Sister Outsider: Essays and Speeches is, arguably, activist, thinker and writer Audre Lorde’s most well-known work — and one of the greatest contributions to feminist theory. In it, she writes about her identity as a Black woman — as a lesbian, a poet, an activist, a cancer survivor, a mother and a feminist writer.

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The title, which is paradoxical in nature, underscores the multiplicities of Lorde’s identity, which position her “on the line” in a space that isn’t necessarily safe. In addition to examining these intersections of identity, Sister Outsider discusses topics such as imperialism, coalition building, violence against women, police brutality, Black feminism, self-love and more. A critic for The New York Times noted that “[Lorde’s] works will be important to those truly interested in growing up sensitive, intelligent, and aware.”

Black Feminist Thought: Knowledge, Consciousness and the Politics of Empowerment by Patricia Hill Collins

Published in 1990 by Patricia Hill Collins, Black Feminist Thought explores the ideas of Black feminist intellectuals and provides readers with a framework for digging into the works of some of the most prominent Black feminist thinkers of all time, including bell hooks, Audre Lorde, Angela Davis and Alice Walker. From discussions about “controlling images” — negative representations and images that reinforce racist stereotypes — to self-definition, or “the power to name one’s own reality,” Collins puts language to the forces that act upon Black women.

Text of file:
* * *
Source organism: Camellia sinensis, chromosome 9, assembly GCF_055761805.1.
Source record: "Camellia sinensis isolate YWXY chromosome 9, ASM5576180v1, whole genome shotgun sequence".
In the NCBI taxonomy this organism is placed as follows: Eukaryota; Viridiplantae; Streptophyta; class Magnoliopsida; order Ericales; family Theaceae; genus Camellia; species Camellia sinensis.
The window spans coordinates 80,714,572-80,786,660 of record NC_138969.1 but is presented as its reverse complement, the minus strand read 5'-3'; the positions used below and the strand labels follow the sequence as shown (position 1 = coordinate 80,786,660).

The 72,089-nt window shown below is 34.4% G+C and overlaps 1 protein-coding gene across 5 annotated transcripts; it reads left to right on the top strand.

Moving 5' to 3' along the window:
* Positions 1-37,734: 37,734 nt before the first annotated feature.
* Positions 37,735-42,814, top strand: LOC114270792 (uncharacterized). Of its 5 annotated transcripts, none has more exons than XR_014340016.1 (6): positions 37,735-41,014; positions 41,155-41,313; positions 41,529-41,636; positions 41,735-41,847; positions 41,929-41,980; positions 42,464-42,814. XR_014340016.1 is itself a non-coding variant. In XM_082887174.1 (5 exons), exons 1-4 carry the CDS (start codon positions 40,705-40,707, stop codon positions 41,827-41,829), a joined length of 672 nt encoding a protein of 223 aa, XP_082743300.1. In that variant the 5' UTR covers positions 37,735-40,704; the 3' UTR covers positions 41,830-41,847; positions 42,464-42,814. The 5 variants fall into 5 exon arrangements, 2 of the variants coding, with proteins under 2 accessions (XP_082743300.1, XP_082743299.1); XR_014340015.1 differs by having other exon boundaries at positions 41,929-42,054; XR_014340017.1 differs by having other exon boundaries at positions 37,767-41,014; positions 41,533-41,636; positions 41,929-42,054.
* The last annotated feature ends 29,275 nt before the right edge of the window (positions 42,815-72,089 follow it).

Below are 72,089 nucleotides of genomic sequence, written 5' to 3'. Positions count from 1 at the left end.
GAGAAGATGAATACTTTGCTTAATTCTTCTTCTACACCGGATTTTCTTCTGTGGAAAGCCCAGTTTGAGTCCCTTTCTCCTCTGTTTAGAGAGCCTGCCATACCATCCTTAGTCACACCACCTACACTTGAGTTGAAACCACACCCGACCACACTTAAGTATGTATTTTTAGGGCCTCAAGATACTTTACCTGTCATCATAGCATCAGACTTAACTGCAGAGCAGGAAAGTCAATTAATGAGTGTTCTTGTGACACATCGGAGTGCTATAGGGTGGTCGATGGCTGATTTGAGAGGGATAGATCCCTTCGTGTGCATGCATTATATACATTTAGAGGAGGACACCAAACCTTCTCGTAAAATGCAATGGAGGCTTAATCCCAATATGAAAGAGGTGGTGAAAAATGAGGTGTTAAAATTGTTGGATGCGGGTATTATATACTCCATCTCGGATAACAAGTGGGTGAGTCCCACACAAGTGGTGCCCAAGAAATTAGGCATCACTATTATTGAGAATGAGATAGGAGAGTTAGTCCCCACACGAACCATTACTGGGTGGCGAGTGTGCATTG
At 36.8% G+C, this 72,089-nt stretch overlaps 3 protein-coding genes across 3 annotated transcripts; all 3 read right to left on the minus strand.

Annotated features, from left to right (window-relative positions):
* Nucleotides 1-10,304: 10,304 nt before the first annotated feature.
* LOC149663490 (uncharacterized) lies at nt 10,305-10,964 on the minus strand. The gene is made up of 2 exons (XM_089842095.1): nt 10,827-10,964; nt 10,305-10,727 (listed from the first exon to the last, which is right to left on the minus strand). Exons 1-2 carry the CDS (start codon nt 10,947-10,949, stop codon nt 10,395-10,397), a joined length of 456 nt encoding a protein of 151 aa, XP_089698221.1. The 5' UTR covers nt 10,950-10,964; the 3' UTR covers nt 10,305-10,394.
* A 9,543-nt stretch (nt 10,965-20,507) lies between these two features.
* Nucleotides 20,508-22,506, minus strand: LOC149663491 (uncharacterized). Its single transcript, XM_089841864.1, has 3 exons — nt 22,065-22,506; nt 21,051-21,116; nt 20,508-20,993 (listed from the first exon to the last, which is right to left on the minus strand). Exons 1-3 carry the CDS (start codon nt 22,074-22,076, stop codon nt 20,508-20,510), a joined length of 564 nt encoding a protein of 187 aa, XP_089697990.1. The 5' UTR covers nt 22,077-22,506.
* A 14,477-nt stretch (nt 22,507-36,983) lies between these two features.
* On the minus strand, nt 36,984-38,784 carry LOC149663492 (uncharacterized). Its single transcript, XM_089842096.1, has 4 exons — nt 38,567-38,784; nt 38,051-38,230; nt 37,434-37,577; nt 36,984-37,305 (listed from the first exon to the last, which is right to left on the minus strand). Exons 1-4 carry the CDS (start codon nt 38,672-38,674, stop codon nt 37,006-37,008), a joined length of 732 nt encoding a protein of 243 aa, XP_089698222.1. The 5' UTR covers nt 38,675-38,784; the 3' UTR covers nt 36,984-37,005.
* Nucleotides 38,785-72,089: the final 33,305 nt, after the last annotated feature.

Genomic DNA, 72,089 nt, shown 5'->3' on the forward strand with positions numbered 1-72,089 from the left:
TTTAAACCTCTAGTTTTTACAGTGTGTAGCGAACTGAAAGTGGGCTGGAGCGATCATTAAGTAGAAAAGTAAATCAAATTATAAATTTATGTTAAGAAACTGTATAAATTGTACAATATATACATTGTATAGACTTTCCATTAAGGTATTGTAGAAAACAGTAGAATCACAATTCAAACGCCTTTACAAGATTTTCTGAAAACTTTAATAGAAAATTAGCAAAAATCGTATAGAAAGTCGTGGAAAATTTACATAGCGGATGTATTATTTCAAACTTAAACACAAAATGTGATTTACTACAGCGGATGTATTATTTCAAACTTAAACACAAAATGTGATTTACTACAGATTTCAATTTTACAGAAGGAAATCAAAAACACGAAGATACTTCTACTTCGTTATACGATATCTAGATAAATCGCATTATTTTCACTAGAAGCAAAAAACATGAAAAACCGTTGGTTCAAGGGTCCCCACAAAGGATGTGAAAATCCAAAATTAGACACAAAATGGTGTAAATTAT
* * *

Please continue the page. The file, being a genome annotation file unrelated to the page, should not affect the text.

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Before writing Black Feminist Thought, Collins coined the term “outsider-within,” which speaks to the ways in which Black women cannot fully be part of mainstream feminist thought, which assumes and centers whiteness, nor Black social thought, which centers maleness. In giving language to the experiences of Black women, and by outlining the often-erased canon of Black feminist art and thought, Collins cements her place as a thinker we all must engage with.

Autobiography & Memoir: Firsthand Accounts from Black Writers

Hear from Black writers who have confronted racism in all its machinations and then chosen to share their lived experiences with readers.

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I Know Why the Caged Bird Sings by Maya Angelou

Challenged by her friend, James Baldwin, to write an autobiography that doubled as a work of literature, poet and writer Maya Angelou crafted the coming-of-age story I Know Why the Caged Bird Sings. In the book, a young Maya deals with the pain of abandonment, the prejudice of the white people around her and the trauma of being attacked and raped. As her journey continues, Maya learns about self love and begins to feel empowered by great literature.

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I Know Why the Caged Bird Sings liberates the reader into life simply because Maya Angelou confronts her own life with such a moving wonder, such a luminous dignity,” Baldwin noted. Nominated for the National Book Award in 1970, the book has long been taught in high schools and universities; if your reading list didn’t include Angelou’s seminal work, it’s time to remedy that oversight.

It’s a Bird by Christian Cooper with Art by Alitha Martinez

Many readers will associate Christian Cooper’s name with birdwatching and the creation of Black Birders Week. In May 2020, Amy Cooper, a white woman who was walking her dog, called the cops on Christian Cooper, simply because he was a Black man who asked her to leash her dog, as is required in New York City’s Central Park. But Christian Cooper should be more widely known for being Marvel’s first openly gay writer and editor.